Polish Theatre

  Al. Mickiewicza 2      (+48) 52 339 78 12     more than a year ago
The largest and best-known theatre in Bydgoszcz is the result of a long tradition of stage performance in the city stretching back to the early 17th-century. During Napoleon's Duchy of Warsaw (1807-1815), a swell in the city's arts scene highlighted a further need for a theatrical institution. The first iteration of the Polish Theatre was built on this site in 1824, though it burnt down 10 years later and was promptly rebuilt. The venue would stage both Polish and Prussian/German plays and, for a period of 50 years, cultural competitiveness would see a lot of productivity from both sides. Despite the divide, Poles and Germans would occasionally appear onstage together.
View of the Polish Theatre from Kochanowski Park in Bydgoszcz.
Between the 1871 defeat of Prussia in the Franco-Prussian War and WWI, intensified Germanification of the area saw many Polish troupes banned from performing in the venue. This all changed following independence in 1918 and Polish content finally dominated the stage.  Naturally, this was cut short following the Nazi occupation of Bydgoszcz in 1939 and Polish theatre was banned entirely.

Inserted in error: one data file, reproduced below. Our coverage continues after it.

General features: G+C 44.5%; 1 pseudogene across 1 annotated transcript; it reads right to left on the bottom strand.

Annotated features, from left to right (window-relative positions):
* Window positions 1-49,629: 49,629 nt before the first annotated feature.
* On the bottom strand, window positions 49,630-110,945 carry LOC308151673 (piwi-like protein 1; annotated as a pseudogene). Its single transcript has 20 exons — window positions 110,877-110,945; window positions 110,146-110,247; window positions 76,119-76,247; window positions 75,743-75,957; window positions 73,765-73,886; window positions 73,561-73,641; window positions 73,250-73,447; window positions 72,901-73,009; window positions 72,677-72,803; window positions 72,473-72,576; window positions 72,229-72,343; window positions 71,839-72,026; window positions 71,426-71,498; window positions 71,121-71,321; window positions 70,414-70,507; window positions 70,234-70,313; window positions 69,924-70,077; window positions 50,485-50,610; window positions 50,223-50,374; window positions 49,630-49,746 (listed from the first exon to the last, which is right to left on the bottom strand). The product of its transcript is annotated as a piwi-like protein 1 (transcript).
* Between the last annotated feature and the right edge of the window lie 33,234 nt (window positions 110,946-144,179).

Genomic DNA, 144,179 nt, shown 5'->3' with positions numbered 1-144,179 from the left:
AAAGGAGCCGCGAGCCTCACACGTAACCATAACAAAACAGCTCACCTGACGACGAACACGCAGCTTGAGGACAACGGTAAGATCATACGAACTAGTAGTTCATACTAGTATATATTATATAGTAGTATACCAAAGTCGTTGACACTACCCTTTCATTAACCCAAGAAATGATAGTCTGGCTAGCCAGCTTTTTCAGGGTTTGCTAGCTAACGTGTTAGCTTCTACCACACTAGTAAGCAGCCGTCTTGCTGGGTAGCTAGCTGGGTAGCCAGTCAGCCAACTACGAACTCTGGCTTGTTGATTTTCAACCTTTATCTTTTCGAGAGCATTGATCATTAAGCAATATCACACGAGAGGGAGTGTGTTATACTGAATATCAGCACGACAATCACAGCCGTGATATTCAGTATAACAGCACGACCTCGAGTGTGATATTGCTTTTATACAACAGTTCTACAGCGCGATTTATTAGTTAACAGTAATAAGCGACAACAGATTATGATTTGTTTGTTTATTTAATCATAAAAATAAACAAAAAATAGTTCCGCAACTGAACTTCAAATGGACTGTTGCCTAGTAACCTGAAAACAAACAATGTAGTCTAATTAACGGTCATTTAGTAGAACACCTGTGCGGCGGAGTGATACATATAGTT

Performances resumed almost immediately following liberation in 1945 and, again, exploded back into action.  A production of Zemsta (English: The Revenge) by Polish playwright Aleksander Fredro was hastily-prepared in less than a month and, from March 1945, was showed 44 times to a total audience of 14,000! In Communist-era Poland, the theatrical scene was state-owned and most productions were contemporary dramas with a Soviet agenda. A cash-splash from Moscow in 1948 saw a rebuilding of the Theatre, which now stands today. The architect, Alfons Licznerski, was from nearby Sampława. The street on the northside of Theatre Square was named Adam Mickiewicz Alley in honour of the Polish literary figure. World Theatre Day, a progressive initiative to unite theatre troupes and performances from either side of the iron curtain, was started in 1961 and still continues today.

After free elections in 1989 and the subsequent end of communism in Poland, a fully-independent Polish Theatre continued to flourish. In the 21st century, the board strives to explore and incorporate as much performance and cultural diversity as it can. It now hosts annual events such as the Festival of New Dramaturgies and Festival Prapremier, which draws participants from all over Poland and internationally.


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From September, ticket office will be open Tue-Fri 14:00-18:00 and 1 hour before performance.

Price/Additional Info

Tickets 25-75zł.


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